Hereditary leiomyomatosis and renal cell carcinoma (HLRCC) syndrome is an autosomal dominant disorder in which germline mutations of fumarate hydratase (FH) gene confer an increased risk of cutaneous and uterine leiomyomas and renal cancer. HLRCC-associated renal cancer is highly aggressive and frequently presents as a solitary mass. We reviewed the clinicopathologic features of 9 patients with renal tumors presenting as sporadic cases but who were later proven to have FH germline mutations. Histologically, all tumors showed mixed architectural patterns, with papillary as the dominant pattern in only 3 cases. Besides papillary, tubular, tubulopapillary, solid, and cystic elements, 6 of 9 tumors contained collecting duct carcinoma-like areas with infiltrating tubules, nests, or individual cells surrounded by desmoplastic stroma. Prominent tubulocystic carcinoma-like component and sarcomatoid differentiation were identified. Although all tumors exhibited the proposed hallmark of HLRCC (large eosinophilic nucleolus surrounded by a clear halo), this feature was often not uniformly present throughout the tumor. Prior studies have shown that a high level of fumarate accumulated in HLRCC tumor cells causes aberrant succination of cellular proteins by forming a stable chemical modification, S-(2-succino)-cysteine (2SC), which can be detected by immunohistochemistry. We thus explored the utility of detecting 2SC by immunohistochemistry in the differential diagnosis of HLRCC tumors and other high-grade renal tumors and investigated the correlation between 2SC staining and FH molecular alterations. All confirmed HLRCC tumors demonstrated diffuse and strong nuclear and cytoplasmic 2SC staining, whereas all clear cell (184/184, 100%), most high-grade unclassified (93/97, 96%), and the large majority of "type 2" papillary (35/45, 78%) renal cell carcinoma cases showed no 2SC immunoreactivity. A subset of papillary (22%) and rare unclassified (4%) tumors showed patchy or diffuse cytoplasmic staining without nuclear labeling, unlike the pattern seen with confirmed HLRCC tumors. Sequencing revealed no germline or somatic FH alterations in 14 tumors that either exhibited only cytoplasmic 2SC staining (n=5) or were negative for 2SC (n=9), despite their HLRCC-like morphologic features. Our results emphasize the pivotal role of pathologic examination in the diagnosis of HLRCC patients and indicate immunohistochemical detection of 2SC as a useful ancillary tool in the differentiation of HLRCC renal tumors from other high-grade renal cell carcinomas. © 2014 by Lippincott Williams and Wilkins. Source

Jackson M.A.,Hartford Hospital | Bellas N.,Hartford Hospital | Siegrist T.,Urology Service | Haddock P.,Hartford Hospital | And 3 more authors.
Urology | Year: 2016

Objective To undertake a prospective/retrospective comparison of longer-term oncologic and quality of life outcomes in open radical prostatectomy (ORP) or robotic-assisted laparoscopic radical prostatectomy (RALP) patients. Materials and Methods The clinical progression of ORP and RALP patients who underwent surgery during 2004 was followed over an extended (10 year) period. Pre- and perioperative parameters, oncologic outcomes, recurrence, mortality, and quality of life were compared between surgical modalities. Follow-up time was calculated from the time of surgery to the latest contact. Postoperative quality of life data were obtained from Expanded Prostate Cancer Index Composite survey questionnaires. Recurrence rates, times to recurrence, surgical time, length of stay, hematocrit, follow-up time, and sexual and urinary bother scores were compared between surgical groups. Multivariate analyses were used to predict positive surgical margins and biochemical recurrence. Results 63 ORP and 116 RALP patients were included (mean age of 60.4 ± 6.4 and 58.6 ± 5.8 years; P =.067), with follow-up times of 10.3 and 10.1 years (P =.191). RALP patients had longer operative times (P <.001), shorter hospital stays (P <.001), and higher discharge hematocrits (P <.001). With prostate-specific antigen, Gleason score, and T-stage as covariates, time to recurrence (P =.365) and positive margin rate (P =.230) were not statistically different between groups. Ninety-five percent of RALP patients were continent and 48.0% were potent vs 92.6% and 41.5% of ORP patients (P =.720;.497). Urinary and sexual bother were not significantly different between groups (P =.392;.985). Conclusion Our longer-term follow-up data suggest that ORP and RALP patients have comparable oncologic and quality of life outcomes. © 2016 Elsevier Inc. Source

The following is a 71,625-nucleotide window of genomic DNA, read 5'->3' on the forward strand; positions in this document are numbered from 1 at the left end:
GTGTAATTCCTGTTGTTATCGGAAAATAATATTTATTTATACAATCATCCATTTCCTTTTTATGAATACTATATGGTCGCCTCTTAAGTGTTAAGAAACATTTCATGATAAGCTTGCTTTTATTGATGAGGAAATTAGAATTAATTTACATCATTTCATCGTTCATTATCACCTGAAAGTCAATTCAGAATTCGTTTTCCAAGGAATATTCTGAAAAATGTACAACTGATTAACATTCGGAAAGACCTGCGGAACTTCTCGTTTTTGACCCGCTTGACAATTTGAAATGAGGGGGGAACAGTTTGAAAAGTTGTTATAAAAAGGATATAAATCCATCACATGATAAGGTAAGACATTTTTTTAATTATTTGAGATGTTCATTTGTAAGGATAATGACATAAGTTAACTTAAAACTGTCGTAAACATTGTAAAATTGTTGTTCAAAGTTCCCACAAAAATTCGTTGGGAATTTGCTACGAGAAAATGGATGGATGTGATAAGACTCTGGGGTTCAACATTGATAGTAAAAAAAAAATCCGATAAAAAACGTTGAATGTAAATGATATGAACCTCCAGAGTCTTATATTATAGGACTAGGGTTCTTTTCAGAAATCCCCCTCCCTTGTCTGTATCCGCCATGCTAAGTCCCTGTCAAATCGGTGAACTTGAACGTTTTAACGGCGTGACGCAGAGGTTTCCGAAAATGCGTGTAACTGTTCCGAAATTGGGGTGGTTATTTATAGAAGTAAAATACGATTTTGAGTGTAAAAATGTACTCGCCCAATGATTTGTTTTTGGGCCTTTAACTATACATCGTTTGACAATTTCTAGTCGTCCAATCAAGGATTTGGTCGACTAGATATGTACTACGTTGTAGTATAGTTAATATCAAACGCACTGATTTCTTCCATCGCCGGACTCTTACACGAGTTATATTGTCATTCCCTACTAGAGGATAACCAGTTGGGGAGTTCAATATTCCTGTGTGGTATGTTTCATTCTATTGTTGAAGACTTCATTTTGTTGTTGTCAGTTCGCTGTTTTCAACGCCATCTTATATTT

McCammon K.,Eastern Virginia Medical School | Haab F.,Urology Service
European Urology, Supplements | Year: 2011

The AdVance ® transobturator sling, an innovative sling developed to correct postprostatectomy stress urinary incontinence, acts by repositioning the urethral sphincter complex back into the pelvis. Optimal placement of the sling on the urethral bulb is ensured by following a recommended surgical technique. Postoperative pain resolves spontaneously or is easily controlled with analgesics. Patients must comply with postoperative care instructions, that is, no strenuous exercise in the immediate postoperative period to avoid sling slippage. It is also feasible to conduct implantation of an inflatable penile prosthesis in men with erectile dysfunction at the same time as the AdVance ® sling. The subsequent placement of an artificial urinary sphincter is not compromised in men who have previously received the AdVance ® sling. The AdVance ® transobturator sling for postprostatectomy stress urinary incontinence is an innovative nonobstructive sling. Optimal placement of the sling on the urethral bulb is ensured by following a recommended surgical technique. A low rate of postoperative pain is reported. © 2011. Source